Skip to main content
Is the Cure for Vocal Fry as Simple as Telling Someone to Speak Up?

You are listening to The Scope Radio:

Is the Cure for Vocal Fry as Simple as Telling Someone to Speak Up?

Feb 10, 2016
Croaking, creaking, and vocal fry—they’re all different descriptions of a way of talking marked by a low, vibratory sound that often comes at the end of a sentence. You’ve no doubt heard many girls and women, and even some boys and men talking in this manner. Maybe even your own kids. It’s not only bothersome to many people to listen to, but it also can cause vocal fatigue and potentially harm the vocal chords. Speech disorders expert Dr. Katherine Kendall refers to this as a backwards-focused voice. We asked Dr. Kendall if this is a genuine medical condition and if it can be cured.

Episode Transcript

Announcer: Medical news and research from University of Utah specialists and physicians you can use for a happier and healthier life. You're listening to The Scope.

Interviewer: Your child has developed a croaking talking style. Is that something you should be concerned with and can it be fixed? Dr. Katherine Kendall is an expert in speech and swallowing disorders. So I've heard her referred to as croaking, creaking, popcorning or vocal fry. Explain to me what vocal fry is. First of all, can you do a vocal fry for us?

Dr. Kendall: I can't. It would be against my profession to do a vocal fry. I'm not very good at that, but it does involve often using . . .

Interviewer: It kind of sounds like this. Somebody is like, "Oh, so glad to have you guys out here."

Dr. Kendall: Exactly. We refer to that as a backward-focused voice, a deepening of the pitch, it often involves the muscles, not of the true vocal folds, but the ventricular folds, which are located above the true vocal folds. And the vibration of those structures creates that deeper pitch. You often see it in girls, but we also see it in young men and it's really a technique rather than a disorder.

Interviewer: So if you want to do a little more reading on vocal fry it's almost equivalent to Valley Speak in a way.

Dr. Kendall: Absolutely.

Interviewer: It's a way of speaking for a specific purpose that a person speaks whether it's because they want to intimate the Kardashians or there was a New York Times article on how powerful women use it to seem less threatening in boardrooms in the finance industry. But is it a good thing? Is it a bad thing? If your child is doing it, should you stop them?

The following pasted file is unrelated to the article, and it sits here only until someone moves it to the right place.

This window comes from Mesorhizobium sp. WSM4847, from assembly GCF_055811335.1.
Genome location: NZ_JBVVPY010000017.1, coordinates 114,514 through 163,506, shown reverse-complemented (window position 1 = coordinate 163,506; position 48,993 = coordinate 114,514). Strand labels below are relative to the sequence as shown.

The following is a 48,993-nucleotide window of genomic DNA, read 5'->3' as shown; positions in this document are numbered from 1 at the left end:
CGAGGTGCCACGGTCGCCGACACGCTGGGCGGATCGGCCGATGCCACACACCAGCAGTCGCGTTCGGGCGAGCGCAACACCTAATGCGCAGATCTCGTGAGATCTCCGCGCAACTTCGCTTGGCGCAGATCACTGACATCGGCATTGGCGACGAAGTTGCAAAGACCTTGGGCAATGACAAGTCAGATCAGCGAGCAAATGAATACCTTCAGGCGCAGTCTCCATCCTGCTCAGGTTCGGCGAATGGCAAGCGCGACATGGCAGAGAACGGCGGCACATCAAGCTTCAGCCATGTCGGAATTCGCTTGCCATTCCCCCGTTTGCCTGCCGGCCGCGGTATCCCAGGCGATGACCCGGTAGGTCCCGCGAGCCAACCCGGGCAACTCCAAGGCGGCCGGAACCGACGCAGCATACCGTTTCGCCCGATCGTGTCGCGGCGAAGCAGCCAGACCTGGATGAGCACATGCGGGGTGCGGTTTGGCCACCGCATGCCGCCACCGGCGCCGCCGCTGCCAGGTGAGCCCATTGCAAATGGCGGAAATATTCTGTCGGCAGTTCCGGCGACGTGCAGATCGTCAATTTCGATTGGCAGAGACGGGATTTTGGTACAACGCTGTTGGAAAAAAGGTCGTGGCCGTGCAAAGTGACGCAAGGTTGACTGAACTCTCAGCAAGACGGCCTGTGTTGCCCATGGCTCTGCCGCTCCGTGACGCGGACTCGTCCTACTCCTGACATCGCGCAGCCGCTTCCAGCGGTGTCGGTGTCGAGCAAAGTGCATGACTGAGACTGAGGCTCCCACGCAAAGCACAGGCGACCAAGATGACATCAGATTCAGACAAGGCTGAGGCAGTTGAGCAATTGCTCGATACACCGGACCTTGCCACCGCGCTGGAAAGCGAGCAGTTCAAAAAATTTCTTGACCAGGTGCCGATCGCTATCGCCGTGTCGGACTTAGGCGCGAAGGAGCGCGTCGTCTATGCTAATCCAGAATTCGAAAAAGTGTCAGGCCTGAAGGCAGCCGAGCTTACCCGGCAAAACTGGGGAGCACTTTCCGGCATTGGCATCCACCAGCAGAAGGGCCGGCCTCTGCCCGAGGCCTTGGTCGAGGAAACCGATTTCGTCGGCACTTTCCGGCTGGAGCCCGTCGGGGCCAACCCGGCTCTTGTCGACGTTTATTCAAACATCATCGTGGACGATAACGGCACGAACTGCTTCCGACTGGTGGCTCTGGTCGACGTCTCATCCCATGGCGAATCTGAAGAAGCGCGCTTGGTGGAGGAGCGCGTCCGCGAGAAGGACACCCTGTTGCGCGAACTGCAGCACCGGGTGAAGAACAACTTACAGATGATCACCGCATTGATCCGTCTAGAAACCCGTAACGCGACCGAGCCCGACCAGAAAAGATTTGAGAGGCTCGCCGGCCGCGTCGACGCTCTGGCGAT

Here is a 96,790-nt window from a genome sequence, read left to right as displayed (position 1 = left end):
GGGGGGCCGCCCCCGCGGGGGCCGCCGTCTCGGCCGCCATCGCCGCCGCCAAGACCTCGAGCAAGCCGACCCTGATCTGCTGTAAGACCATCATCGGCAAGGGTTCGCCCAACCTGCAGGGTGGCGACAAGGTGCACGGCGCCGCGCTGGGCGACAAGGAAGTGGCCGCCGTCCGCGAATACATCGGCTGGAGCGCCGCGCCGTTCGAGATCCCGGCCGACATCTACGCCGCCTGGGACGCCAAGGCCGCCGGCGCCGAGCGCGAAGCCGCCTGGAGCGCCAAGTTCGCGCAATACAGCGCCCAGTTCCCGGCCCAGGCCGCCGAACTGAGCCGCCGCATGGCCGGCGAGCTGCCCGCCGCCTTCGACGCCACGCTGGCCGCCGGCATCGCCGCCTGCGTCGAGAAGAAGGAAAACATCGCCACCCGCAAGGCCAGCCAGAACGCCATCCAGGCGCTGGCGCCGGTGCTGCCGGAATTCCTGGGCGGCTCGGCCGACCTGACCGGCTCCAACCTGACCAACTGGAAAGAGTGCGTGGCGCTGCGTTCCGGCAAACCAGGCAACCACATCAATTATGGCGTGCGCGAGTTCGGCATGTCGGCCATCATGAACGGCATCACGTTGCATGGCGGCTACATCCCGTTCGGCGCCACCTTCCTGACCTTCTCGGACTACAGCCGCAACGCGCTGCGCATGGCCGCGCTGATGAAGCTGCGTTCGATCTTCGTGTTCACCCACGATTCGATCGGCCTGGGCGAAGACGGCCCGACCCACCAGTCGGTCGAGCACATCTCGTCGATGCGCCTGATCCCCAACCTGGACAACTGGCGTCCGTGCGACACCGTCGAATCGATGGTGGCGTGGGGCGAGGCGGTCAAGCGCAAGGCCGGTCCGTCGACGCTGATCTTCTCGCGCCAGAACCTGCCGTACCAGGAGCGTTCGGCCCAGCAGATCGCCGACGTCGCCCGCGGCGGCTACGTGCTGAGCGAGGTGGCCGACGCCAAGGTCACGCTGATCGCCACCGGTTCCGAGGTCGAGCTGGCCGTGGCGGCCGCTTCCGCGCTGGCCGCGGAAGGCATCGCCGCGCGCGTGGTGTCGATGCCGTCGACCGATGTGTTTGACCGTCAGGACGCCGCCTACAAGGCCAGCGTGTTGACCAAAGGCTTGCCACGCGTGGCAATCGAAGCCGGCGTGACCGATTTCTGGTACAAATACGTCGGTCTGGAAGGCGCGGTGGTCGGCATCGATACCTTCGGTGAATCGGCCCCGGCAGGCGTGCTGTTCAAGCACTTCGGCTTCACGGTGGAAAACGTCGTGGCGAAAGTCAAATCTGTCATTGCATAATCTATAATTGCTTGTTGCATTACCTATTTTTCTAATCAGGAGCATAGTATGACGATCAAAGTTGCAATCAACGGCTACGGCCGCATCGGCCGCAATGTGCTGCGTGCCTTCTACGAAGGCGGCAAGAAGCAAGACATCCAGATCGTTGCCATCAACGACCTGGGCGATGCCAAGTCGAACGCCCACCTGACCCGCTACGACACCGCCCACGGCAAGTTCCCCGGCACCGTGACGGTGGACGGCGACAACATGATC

Dr. Kendall: I think you should stop them.

Interviewer: Yes. From a medical standpoint, not just from a standpoint that it probably drives a lot of parents crazy when they talk like this.

Dr. Kendall: Exactly. And I've actually read other articles that say that people are considered less intelligent when they use this kind of vocal style. So for that reason, also, I think it should be stopped. But I do think that individuals will develop vocal fatigue, it's possible to develop pain with speaking, secondary lesions and muscle tension in the neck that is problematic.

Interviewer: So you've seen these sorts of things. What's going on exactly? It has something to do with not using the voice the way the voice was intended for that particular person.

Dr. Kendall: Exactly. So they're using this style that's not their own, it's not their baseline style. It's a different one that requires muscular contractions that they wouldn't normally do and that's what brings on some of the vocal fatigue that comes with it.

Interviewer: So, as a parent, I don't want my child to do it anymore because of the reasons you expressed and maybe because of other reasons as well. Do you just say, "Stop it"? Do you say, "Just speak up?" Because to me, it sounds like they're just not putting power behind their voice.